The debate of “iPhone vs Android” is one of those topics that have been debated to death in both technology magazines and internet forums and blogs for many months now.
It’s worth remembering, however, that until Apple made a huge impact on the smartphone scene everything was just a “cell phone”. Apple improved and perfected their phone forcing Blackberry to improve their phone and ultimately this forged a brand new smartphone industry.
It’s only in relatively recent months that the industry as a whole has poured money into research and marketing to establish smartphones as the new standard for the cell phone market.
The answer to this debate lies in the following: what phone features actually matter most to you.
iPhone Vs Android Email
I love Gmail and use it a lot. The Android offers up-to-the-second push Gmail, and a Gmail interface that far surpasses Mail on the iPhone. Reading, searching, labeling, and otherwise processing my email is the most important thing I need to do on my smartphone besides make calls, and it’s simply easier on Android.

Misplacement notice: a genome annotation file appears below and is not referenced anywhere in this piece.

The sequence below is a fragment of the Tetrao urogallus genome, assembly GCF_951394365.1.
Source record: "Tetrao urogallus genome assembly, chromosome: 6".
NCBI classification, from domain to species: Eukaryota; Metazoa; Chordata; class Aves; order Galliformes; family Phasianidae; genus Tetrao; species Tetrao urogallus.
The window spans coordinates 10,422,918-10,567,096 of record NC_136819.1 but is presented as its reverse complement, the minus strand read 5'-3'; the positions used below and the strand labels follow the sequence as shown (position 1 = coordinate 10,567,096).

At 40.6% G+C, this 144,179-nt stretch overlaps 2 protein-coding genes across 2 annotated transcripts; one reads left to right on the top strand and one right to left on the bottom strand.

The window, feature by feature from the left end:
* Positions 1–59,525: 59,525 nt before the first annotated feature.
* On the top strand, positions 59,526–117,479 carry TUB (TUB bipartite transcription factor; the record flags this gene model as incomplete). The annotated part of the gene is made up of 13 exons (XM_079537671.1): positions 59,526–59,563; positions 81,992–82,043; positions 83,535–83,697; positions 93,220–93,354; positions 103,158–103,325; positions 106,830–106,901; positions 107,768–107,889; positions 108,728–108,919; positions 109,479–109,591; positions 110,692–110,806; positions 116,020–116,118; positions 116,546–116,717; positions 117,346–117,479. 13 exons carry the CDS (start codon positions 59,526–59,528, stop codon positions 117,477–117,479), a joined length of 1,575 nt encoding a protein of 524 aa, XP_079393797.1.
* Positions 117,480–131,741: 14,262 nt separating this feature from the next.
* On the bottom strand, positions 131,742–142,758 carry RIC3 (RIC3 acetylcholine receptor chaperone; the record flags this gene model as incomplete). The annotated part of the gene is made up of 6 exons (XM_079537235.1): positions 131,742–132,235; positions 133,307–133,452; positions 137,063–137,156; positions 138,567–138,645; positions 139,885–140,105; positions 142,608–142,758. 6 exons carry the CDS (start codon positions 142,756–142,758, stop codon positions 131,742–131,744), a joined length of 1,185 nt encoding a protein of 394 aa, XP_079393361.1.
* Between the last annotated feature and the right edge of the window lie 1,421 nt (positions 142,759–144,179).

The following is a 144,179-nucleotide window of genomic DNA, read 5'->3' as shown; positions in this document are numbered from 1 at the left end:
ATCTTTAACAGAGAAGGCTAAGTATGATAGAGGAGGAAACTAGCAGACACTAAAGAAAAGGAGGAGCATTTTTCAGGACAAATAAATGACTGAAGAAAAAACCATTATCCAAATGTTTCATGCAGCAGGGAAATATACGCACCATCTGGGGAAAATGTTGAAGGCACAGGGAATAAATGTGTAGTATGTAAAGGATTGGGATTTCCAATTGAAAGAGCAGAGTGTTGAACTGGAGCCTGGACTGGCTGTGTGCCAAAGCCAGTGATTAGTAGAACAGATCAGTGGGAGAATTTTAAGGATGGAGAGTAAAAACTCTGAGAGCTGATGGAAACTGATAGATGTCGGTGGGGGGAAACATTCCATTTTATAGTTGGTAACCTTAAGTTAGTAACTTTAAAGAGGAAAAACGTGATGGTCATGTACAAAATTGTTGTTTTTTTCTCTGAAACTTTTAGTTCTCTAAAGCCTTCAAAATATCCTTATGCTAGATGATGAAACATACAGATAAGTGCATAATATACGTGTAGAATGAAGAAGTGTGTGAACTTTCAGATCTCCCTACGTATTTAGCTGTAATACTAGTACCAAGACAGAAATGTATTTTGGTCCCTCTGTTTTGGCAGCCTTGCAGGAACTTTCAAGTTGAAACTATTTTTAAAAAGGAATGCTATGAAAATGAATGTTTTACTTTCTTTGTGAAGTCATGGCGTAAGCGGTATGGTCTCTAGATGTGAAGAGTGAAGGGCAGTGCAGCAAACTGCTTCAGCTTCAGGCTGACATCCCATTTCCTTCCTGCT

Android Email Is Just Better
I’m a heavy email user. The Android lets me manage my contacts in one place: Gmail and syncs them automatically to my phone. No more local address book.
iPhone Vs Android Web Browsing
Any smartphone that can’t display Flash is at a huge disadvantage to a phone that can. The Android can display Flash animations and full streaming videos while the iPhone can not. The Android is the first smartphone to offer full Flash support because their operating system is open source.
iPhone Vs Android Camera
What shocked me is how the Android is a 5-megapixel camera while the iPhone is only a 2-megapixel camera. Come on! I thought Apple was all about superior graphics processing. For decades artists have claimed that the Apple is better for producing videos, animations, and graphics. So why would the iPhone only have a 2-megapixel camera? Who knows but Android’s pictures just look better.
Tapping the Screen Vs Trackball
I love the trackball on the Android for scrolling and clicking. From an economy-of-motion standpoint, it’s a way more efficient way to interact with the device than swiping and tapping the screen. I also have very weak hands from a condition known as CMT so the iPhone zoom in and zoom out and swiping using muscles in the hands is a problem for me. I like the snap-out keyboard for the Android as well.
So how do you decide? Here is a side by side comparison.
Our recommendation would be to make a decision based on your own lifestyle and plans for your smartphone. What do you plan on doing with it? Do you have weak hands like I do?
If you really want the best smartphone then it will require a commitment from you. There is a learning curve and the more things a smartphone can do, the steeper the learning curve is.
There are a lot of smartphones on the market and it’s best to take the time to read the reviews available for the different ones.